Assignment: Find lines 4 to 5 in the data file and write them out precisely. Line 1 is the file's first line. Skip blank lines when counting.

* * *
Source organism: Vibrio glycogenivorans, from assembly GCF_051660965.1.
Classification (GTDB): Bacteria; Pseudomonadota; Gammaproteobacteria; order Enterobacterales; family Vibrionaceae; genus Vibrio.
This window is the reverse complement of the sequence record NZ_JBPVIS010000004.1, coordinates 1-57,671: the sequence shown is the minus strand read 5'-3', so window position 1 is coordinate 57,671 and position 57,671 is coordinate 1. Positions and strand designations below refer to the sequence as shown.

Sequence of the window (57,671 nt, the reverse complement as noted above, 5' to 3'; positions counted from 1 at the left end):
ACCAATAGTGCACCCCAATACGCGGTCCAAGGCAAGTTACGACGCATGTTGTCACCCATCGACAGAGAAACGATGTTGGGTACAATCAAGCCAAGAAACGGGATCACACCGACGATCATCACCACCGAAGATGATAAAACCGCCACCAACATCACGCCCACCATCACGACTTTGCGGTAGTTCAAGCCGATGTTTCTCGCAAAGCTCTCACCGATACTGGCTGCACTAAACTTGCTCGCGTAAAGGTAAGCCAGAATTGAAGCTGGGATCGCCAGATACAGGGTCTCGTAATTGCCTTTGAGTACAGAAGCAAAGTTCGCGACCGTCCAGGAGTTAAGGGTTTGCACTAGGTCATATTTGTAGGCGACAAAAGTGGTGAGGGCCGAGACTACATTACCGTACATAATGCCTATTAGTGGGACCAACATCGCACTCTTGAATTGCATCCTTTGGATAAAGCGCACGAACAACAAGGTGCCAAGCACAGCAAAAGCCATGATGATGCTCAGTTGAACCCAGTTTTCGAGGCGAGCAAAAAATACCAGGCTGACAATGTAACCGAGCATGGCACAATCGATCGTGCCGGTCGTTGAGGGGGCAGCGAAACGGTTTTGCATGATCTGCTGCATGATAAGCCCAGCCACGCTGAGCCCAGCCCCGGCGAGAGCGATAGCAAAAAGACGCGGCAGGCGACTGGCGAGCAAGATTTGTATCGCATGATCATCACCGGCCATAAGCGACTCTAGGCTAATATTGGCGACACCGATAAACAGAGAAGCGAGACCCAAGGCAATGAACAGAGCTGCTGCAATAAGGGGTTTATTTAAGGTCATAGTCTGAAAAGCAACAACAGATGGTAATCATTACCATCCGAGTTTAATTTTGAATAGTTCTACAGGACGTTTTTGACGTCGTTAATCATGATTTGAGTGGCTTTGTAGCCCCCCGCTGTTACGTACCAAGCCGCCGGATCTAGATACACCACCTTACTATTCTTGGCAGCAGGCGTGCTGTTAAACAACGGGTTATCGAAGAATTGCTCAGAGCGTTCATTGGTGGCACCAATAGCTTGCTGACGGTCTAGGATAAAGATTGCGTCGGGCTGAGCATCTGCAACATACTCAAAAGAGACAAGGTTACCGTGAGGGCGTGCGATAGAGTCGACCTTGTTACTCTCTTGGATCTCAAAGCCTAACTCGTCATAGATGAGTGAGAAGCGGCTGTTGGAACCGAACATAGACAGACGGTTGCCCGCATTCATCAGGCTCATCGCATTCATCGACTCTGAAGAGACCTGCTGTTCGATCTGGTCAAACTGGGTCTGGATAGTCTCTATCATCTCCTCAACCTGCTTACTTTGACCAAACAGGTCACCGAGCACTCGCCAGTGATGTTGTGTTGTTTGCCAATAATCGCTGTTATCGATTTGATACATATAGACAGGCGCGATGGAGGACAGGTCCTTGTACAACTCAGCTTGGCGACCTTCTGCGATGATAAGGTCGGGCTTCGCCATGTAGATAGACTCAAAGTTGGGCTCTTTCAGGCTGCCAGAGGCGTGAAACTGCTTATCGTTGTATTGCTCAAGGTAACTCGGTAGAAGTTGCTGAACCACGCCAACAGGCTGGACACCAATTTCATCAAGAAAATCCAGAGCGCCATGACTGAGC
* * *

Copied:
Sequence of the window (57,671 nt, the reverse complement as noted above, 5' to 3'; positions counted from 1 at the left end):
ACCAATAGTGCACCCCAATACGCGGTCCAAGGCAAGTTACGACGCATGTTGTCACCCATCGACAGAGAAACGATGTTGGGTACAATCAAGCCAAGAAACGGGATCACACCGACGATCATCACCACCGAAGATGATAAAACCGCCACCAACATCACGCCCACCATCACGACTTTGCGGTAGTTCAAGCCGATGTTTCTCGCAAAGCTCTCACCGATACTGGCTGCACTAAACTTGCTCGCGTAAAGGTAAGCCAGAATTGAAGCTGGGATCGCCAGATACAGGGTCTCGTAATTGCCTTTGAGTACAGAAGCAAAGTTCGCGACCGTCCAGGAGTTAAGGGTTTGCACTAGGTCATATTTGTAGGCGACAAAAGTGGTGAGGGCCGAGACTACATTACCGTACATAATGCCTATTAGTGGGACCAACATCGCACTCTTGAATTGCATCCTTTGGATAAAGCGCACGAACAACAAGGTGCCAAGCACAGCAAAAGCCATGATGATGCTCAGTTGAACCCAGTTTTCGAGGCGAGCAAAAAATACCAGGCTGACAATGTAACCGAGCATGGCACAATCGATCGTGCCGGTCGTTGAGGGGGCAGCGAAACGGTTTTGCATGATCTGCTGCATGATAAGCCCAGCCACGCTGAGCCCAGCCCCGGCGAGAGCGATAGCAAAAAGACGCGGCAGGCGACTGGCGAGCAAGATTTGTATCGCATGATCATCACCGGCCATAAGCGACTCTAGGCTAATATTGGCGACACCGATAAACAGAGAAGCGAGACCCAAGGCAATGAACAGAGCTGCTGCAATAAGGGGTTTATTTAAGGTCATAGTCTGAAAAGCAACAACAGATGGTAATCATTACCATCCGAGTTTAATTTTGAATAGTTCTACAGGACGTTTTTGACGTCGTTAATCATGATTTGAGTGGCTTTGTAGCCCCCCGCTGTTACGTACCAAGCCGCCGGATCTAGATACACCACCTTACTATTCTTGGCAGCAGGCGTGCTGTTAAACAACGGGTTATCGAAGAATTGCTCAGAGCGTTCATTGGTGGCACCAATAGCTTGCTGACGGTCTAGGATAAAGATTGCGTCGGGCTGAGCATCTGCAACATACTCAAAAGAGACAAGGTTACCGTGAGGGCGTGCGATAGAGTCGACCTTGTTACTCTCTTGGATCTCAAAGCCTAACTCGTCATAGATGAGTGAGAAGCGGCTGTTGGAACCGAACATAGACAGACGGTTGCCCGCATTCATCAGGCTCATCGCATTCATCGACTCTGAAGAGACCTGCTGTTCGATCTGGTCAAACTGGGTCTGGATAGTCTCTATCATCTCCTCAACCTGCTTACTTTGACCAAACAGGTCACCGAGCACTCGCCAGTGATGTTGTGTTGTTTGCCAATAATCGCTGTTATCGATTTGATACATATAGACAGGCGCGATGGAGGACAGGTCCTTGTACAACTCAGCTTGGCGACCTTCTGCGATGATAAGGTCGGGCTTCGCCATGTAGATAGACTCAAAGTTGGGCTCTTTCAGGCTGCCAGAGGCGTGAAACTGCTTATCGTTGTATTGCTCAAGGTAACTCGGTAGAAGTTGCTGAACCACGCCAACAGGCTGGACACCAATTTCATCAAGAAAATCCAGAGCGCCATGACTGAGC